Administration is a relatively common event in the business world - particularly so during tough financial times. The onset of the economic downturn in 2008 led to the largest number of profit warnings from public companies since 2001. And the number of profit warnings issued by UK quoted companies during this period was 17 per cent higher than in 2007. The retail sector has had to weather a particularly stormy stretch since - and it's not out of the woods yet.
Administration is a legal procedure governed by insolvency laws in a number of common law jurisdictions. It functions as a rescue mechanism for insolvent companies and allows them to carry on running their businesses. The process - an alternative to liquidation of the company's assets - is often known as going into administration. In the UK, the administration regime is governed by the Insolvency Act of 1986. It states that an ï¿½administrator" can be appointed without the company or by its directors petitioning the court. Other creditors (firms or individuals owed money by the company in question) must ask the court to appoint an administrator. The administrator is a neutral party which must act in the interests of all the creditors and attempt to rescue the company while ensuring, as far as possible, that its debts are paid. If saving the company is impossible, it is the duty of the administrator to recover the maximum share of the money owed to each of the creditors. During this period of reorganising the company's finances, the administrator usually steps in to run the business, displacing the directors of the company. This status grants the administrator the power to do whatever it deems necessary for the management of the affairs, business and property of the company. Often this will involve finding a buyer or an investor for the business.
Why put a company into administration?
Despite the alarming press attention usually given to the administration process, it is in fact a common and often effective means of rescuing a business which would otherwise find itself bankrupt and be unable to pay back its creditors. In the UK, the administrators are called in by the company itself rather than any external body, in recognition that it is usually the best option available to them in their time of need. In some cases, it may be that a brief spell in administration is all that's needed to get the company's cash flow back on track.
The owner of the business agrees with the insolvency practitioner to take the company into administration and buy back its assets at a discount while agreeing a percentage pay-out to the creditors.
Administration is not the only option available to a struggling company. There are other routes open to them, though these are often far less viable or attractive. The primary alternative is for the company to seek outside investment from a ï¿½turnaround investor" - an investment firm with particular expertise in rescuing failing companies - in exchange for an equity share. The third option is for the business to simply fold - not an attractive option for the owner who will suffer a number of penalties, including being prevented from managing a company again in the near future. With the help of an administrator, all parties agree the best way to go forward, which with luck will allow the company to survive, saving jobs and keeping the business going for all its stakeholders.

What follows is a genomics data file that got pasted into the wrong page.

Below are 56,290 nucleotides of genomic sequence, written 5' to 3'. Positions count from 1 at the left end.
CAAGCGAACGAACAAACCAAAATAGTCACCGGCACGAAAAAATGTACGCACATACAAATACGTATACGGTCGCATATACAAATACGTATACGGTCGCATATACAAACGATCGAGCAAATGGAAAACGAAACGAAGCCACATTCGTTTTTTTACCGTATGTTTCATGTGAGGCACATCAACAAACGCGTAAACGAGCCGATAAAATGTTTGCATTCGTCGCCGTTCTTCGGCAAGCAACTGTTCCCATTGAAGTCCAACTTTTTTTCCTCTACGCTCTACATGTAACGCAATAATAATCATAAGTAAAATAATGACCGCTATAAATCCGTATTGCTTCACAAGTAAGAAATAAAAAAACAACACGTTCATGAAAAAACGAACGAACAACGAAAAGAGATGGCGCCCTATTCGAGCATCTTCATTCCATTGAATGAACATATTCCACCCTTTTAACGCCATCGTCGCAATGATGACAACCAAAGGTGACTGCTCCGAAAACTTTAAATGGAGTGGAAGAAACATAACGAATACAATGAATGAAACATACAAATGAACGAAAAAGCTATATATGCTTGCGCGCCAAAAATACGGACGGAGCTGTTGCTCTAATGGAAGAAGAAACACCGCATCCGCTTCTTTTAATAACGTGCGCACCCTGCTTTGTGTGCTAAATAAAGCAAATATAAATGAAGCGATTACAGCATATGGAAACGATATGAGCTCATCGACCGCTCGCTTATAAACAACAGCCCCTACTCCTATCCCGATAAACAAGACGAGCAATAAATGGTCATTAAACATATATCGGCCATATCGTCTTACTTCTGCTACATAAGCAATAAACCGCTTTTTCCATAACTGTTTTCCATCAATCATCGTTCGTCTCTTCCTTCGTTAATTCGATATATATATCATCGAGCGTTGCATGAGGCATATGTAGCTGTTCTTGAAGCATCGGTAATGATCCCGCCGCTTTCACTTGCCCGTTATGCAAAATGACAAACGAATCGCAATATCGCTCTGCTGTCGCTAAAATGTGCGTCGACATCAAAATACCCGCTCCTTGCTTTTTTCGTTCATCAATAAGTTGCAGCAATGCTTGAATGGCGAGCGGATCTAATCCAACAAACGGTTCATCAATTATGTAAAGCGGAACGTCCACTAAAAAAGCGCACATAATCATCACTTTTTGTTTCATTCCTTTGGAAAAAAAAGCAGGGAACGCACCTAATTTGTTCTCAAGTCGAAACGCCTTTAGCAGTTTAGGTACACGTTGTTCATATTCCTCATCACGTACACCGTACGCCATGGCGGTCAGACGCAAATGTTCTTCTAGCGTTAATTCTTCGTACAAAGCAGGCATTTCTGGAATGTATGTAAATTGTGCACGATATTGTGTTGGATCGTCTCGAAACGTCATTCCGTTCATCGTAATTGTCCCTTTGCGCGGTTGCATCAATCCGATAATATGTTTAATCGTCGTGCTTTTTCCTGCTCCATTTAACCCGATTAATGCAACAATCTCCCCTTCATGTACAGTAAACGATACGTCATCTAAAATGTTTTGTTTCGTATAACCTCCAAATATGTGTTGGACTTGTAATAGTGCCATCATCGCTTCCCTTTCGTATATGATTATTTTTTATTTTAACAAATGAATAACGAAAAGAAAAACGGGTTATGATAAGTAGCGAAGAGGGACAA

Who are the administrators?
The ï¿½Big Four"ï¿½ professional services firms all have established insolvency arms to their businesses. These have all been involved in the administration process of major companies in recent history. Lehman Brothers' administration was handled by PwC whilst KPMG handled the insolvency process for Leeds United F.C.
The Lehman Brothers' administration in 2008 was one of the most high-profile in recent times. While the firm failed in September of that year, the unwinding of Lehman Brothers' debts is still taking place and the likelihood is that it will take several years for all of its accounts to be fully settled with the relevant parties. At one point approximately 1,500 of Lehman Brothers' creditors, ranging from hedge funds to pension firms and lawyers, poured into the O2 Arena, the venue where the public auditing process was held. Despite the scale of the operation, as in any administration case, full due diligence had to be undertaken to correctly assess what proportion of the company's remaining assets was owed to each individual creditor. Tony Lomas of PwC who headed the administration, made the following comment: ï¿½I make no apologies: we're extremely nervous about the risk of disposing of client positions incorrectly. You won't be surprised that a number of counterparties have instigated or threatened to instigate litigation against the estate to reclaim assets. We recognised that as a risk and were concerned not to simply give in to the person who shouted loudest."
As the UK public begin to feel the sting of the government spending cuts, the relatively under publicised world of administration is more than likely to become more of a regular feature in the business press. The one positive to the situation is that graduate recruits in this area will benefit from the experience gained by working on difficult administration cases. For students with an interest in the complexities of the corporate world, there may never be a more interesting time to join a professional services firm.